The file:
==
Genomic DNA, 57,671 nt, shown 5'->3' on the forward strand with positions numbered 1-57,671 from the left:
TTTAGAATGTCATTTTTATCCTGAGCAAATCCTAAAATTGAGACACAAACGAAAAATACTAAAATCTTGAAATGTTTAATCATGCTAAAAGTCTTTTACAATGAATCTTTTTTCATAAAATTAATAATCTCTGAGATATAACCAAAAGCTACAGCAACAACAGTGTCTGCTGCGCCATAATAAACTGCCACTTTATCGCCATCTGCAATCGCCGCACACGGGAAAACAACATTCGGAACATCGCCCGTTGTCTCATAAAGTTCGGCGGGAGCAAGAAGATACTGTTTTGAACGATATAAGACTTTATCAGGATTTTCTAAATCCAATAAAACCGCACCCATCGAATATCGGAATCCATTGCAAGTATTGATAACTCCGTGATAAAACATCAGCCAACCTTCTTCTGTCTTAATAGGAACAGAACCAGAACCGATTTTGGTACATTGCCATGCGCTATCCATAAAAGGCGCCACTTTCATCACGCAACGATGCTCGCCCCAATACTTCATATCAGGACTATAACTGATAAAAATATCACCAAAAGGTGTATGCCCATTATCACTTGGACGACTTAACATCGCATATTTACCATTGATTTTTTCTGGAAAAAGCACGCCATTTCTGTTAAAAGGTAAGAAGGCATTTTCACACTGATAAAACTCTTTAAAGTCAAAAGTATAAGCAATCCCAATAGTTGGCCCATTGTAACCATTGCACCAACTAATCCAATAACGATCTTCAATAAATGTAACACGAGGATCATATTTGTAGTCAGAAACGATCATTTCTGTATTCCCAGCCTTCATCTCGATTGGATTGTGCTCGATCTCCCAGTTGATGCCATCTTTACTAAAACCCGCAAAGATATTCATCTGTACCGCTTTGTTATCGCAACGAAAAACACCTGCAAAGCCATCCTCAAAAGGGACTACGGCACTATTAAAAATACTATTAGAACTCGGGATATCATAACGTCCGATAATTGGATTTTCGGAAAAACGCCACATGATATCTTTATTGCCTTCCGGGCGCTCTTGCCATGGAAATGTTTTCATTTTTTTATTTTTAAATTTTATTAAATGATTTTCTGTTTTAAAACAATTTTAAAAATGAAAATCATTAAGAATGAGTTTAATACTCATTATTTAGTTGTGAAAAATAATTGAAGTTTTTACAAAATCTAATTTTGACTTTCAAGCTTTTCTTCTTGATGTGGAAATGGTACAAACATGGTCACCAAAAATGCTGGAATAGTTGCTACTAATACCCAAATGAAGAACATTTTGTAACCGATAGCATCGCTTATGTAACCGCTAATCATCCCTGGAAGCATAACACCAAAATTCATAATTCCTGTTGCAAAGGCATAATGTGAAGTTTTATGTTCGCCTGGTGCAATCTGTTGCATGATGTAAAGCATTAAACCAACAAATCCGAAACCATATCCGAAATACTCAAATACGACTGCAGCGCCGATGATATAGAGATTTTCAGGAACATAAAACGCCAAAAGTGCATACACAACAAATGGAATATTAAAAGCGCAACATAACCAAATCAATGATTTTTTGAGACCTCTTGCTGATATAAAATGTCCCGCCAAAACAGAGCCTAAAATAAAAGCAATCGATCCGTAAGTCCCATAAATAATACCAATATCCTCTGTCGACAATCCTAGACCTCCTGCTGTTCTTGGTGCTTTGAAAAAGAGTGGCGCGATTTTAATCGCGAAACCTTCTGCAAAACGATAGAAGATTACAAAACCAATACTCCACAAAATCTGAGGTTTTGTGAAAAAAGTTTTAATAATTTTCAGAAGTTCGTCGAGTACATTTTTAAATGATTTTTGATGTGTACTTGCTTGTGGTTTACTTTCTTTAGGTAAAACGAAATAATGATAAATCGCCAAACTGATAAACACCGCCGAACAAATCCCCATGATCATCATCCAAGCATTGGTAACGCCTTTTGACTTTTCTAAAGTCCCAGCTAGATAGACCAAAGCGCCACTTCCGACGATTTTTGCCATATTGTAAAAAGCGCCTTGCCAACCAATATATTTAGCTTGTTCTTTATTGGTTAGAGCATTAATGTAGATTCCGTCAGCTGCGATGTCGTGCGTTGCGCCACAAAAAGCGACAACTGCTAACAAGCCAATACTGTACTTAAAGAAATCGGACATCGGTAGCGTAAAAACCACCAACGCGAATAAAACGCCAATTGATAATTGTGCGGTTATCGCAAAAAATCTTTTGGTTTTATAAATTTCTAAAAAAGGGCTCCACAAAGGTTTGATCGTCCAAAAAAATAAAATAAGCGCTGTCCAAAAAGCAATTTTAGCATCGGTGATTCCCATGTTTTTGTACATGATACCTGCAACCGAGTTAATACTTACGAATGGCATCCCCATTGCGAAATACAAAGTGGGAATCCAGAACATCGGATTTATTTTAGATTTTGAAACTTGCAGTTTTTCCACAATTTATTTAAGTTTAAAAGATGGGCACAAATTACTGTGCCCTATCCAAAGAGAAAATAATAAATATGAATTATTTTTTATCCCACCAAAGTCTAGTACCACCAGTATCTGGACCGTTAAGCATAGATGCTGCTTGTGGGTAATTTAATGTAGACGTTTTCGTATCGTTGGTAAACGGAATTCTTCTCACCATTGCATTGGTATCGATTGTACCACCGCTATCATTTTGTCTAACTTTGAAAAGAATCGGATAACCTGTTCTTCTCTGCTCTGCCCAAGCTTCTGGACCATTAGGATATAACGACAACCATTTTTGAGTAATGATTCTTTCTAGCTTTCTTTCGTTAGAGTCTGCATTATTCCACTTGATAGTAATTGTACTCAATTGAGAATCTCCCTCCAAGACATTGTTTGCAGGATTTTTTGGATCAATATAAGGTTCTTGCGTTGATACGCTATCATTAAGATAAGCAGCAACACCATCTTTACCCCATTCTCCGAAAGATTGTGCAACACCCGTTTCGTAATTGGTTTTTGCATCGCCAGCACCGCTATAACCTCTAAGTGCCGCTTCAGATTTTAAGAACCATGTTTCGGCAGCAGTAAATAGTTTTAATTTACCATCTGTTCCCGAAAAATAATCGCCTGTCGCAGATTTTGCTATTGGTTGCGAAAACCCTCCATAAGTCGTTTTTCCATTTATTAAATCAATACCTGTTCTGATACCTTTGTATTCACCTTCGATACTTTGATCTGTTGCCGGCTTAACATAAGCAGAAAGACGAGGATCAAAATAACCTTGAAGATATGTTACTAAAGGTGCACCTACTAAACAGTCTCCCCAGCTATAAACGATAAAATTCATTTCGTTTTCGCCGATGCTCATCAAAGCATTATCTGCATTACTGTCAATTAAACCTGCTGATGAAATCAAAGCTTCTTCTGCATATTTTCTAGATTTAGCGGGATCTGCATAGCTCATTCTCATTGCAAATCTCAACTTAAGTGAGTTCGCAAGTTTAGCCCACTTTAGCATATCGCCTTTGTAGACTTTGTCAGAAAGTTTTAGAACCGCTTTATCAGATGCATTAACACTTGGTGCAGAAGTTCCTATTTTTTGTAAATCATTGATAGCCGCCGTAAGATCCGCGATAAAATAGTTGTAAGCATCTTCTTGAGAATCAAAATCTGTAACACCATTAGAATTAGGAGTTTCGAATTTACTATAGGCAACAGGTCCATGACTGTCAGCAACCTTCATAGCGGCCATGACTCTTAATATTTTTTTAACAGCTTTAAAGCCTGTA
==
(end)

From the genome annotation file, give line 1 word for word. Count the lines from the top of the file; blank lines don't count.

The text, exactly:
Genomic DNA, 57,671 nt, shown 5'->3' on the forward strand with positions numbered 1-57,671 from the left: